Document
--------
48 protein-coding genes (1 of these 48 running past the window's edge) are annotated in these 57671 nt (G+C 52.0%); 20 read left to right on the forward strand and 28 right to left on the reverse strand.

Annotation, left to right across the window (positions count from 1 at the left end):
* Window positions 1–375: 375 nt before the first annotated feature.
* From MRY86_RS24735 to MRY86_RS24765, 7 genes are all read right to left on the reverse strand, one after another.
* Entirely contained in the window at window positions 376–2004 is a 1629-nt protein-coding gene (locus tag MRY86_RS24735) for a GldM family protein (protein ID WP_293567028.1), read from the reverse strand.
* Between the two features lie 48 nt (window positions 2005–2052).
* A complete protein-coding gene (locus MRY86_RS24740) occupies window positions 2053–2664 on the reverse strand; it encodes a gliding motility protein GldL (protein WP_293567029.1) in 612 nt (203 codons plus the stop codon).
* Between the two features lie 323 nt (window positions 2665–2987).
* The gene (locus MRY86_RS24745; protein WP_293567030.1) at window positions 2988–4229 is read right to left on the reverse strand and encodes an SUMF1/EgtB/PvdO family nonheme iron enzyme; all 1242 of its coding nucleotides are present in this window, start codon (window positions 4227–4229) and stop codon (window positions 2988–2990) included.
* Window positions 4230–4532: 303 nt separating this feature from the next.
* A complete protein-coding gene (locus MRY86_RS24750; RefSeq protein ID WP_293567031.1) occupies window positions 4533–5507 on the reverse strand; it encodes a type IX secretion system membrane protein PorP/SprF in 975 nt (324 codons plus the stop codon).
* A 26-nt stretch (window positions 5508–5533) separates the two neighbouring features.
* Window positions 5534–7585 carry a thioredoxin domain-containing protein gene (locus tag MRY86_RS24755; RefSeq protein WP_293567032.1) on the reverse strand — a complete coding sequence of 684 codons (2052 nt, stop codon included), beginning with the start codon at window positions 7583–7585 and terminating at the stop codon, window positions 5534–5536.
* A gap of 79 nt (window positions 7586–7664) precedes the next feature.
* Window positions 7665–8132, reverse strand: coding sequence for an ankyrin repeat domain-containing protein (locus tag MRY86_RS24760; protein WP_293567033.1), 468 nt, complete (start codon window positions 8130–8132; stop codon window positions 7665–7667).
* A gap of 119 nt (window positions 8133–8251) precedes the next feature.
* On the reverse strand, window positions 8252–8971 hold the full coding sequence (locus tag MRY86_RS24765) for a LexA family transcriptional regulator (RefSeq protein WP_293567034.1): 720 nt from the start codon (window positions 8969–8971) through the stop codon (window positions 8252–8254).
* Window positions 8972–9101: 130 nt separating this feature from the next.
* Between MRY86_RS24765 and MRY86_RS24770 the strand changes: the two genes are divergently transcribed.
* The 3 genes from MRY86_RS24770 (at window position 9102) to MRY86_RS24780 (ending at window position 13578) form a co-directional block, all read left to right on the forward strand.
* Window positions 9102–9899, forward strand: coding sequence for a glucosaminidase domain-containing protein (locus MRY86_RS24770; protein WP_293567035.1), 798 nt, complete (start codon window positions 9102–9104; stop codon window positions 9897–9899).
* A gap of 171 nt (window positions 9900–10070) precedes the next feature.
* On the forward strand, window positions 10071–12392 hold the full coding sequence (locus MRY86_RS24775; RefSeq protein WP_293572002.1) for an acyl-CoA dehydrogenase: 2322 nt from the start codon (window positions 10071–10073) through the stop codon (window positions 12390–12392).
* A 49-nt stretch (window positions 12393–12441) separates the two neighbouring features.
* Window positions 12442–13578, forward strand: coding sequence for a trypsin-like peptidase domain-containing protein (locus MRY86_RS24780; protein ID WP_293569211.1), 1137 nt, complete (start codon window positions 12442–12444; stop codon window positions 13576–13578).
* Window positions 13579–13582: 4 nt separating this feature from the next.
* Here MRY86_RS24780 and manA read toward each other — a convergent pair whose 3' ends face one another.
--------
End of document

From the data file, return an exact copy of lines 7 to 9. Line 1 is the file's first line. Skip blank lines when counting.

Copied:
* A complete protein-coding gene (locus MRY86_RS24740) occupies window positions 2053–2664 on the reverse strand; it encodes a gliding motility protein GldL (protein WP_293567029.1) in 612 nt (203 codons plus the stop codon).
* Between the two features lie 323 nt (window positions 2665–2987).
* The gene (locus MRY86_RS24745; protein WP_293567030.1) at window positions 2988–4229 is read right to left on the reverse strand and encodes an SUMF1/EgtB/PvdO family nonheme iron enzyme; all 1242 of its coding nucleotides are present in this window, start codon (window positions 4227–4229) and stop codon (window positions 2988–2990) included.